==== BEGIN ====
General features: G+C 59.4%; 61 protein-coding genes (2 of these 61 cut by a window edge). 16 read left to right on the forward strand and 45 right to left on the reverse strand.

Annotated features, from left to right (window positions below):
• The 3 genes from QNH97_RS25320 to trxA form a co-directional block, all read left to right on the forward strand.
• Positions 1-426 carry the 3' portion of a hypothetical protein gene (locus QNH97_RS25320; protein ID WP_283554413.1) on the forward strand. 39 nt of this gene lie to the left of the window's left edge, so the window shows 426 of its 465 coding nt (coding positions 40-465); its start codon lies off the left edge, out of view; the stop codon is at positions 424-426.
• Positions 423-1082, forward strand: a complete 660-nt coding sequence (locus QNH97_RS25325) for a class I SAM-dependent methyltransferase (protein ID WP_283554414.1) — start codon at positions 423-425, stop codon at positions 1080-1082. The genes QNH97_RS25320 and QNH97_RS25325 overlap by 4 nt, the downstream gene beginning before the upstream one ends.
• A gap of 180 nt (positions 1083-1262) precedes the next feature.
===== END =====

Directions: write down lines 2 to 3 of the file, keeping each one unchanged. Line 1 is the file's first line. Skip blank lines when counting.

Annotated features, from left to right (window positions below):
• The 3 genes from QNH97_RS25320 to trxA form a co-directional block, all read left to right on the forward strand.